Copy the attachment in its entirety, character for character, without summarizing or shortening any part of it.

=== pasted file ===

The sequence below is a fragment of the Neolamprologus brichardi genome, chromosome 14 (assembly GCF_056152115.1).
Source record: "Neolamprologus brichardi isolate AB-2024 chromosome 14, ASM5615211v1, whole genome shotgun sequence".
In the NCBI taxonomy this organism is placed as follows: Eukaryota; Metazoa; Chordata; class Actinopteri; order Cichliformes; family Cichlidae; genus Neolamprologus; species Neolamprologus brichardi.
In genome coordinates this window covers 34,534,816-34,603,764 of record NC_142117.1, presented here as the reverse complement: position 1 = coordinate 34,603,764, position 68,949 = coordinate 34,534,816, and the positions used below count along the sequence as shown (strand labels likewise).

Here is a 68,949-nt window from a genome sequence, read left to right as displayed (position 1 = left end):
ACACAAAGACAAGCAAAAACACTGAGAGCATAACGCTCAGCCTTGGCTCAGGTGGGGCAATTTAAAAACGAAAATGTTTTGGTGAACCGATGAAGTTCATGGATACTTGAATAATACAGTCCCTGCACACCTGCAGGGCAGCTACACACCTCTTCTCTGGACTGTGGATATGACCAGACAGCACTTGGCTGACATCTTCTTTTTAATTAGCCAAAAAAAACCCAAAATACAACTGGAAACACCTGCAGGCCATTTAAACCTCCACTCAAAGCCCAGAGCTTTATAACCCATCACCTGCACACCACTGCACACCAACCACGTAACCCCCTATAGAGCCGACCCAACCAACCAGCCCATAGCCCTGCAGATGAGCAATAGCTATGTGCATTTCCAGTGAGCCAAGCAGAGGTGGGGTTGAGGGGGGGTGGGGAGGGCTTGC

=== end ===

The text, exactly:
The sequence below is a fragment of the Neolamprologus brichardi genome, chromosome 14 (assembly GCF_056152115.1).
Source record: "Neolamprologus brichardi isolate AB-2024 chromosome 14, ASM5615211v1, whole genome shotgun sequence".
In the NCBI taxonomy this organism is placed as follows: Eukaryota; Metazoa; Chordata; class Actinopteri; order Cichliformes; family Cichlidae; genus Neolamprologus; species Neolamprologus brichardi.
In genome coordinates this window covers 34,534,816-34,603,764 of record NC_142117.1, presented here as the reverse complement: position 1 = coordinate 34,603,764, position 68,949 = coordinate 34,534,816, and the positions used below count along the sequence as shown (strand labels likewise).

Here is a 68,949-nt window from a genome sequence, read left to right as displayed (position 1 = left end):
ACACAAAGACAAGCAAAAACACTGAGAGCATAACGCTCAGCCTTGGCTCAGGTGGGGCAATTTAAAAACGAAAATGTTTTGGTGAACCGATGAAGTTCATGGATACTTGAATAATACAGTCCCTGCACACCTGCAGGGCAGCTACACACCTCTTCTCTGGACTGTGGATATGACCAGACAGCACTTGGCTGACATCTTCTTTTTAATTAGCCAAAAAAAACCCAAAATACAACTGGAAACACCTGCAGGCCATTTAAACCTCCACTCAAAGCCCAGAGCTTTATAACCCATCACCTGCACACCACTGCACACCAACCACGTAACCCCCTATAGAGCCGACCCAACCAACCAGCCCATAGCCCTGCAGATGAGCAATAGCTATGTGCATTTCCAGTGAGCCAAGCAGAGGTGGGGTTGAGGGGGGGTGGGGAGGGCTTGC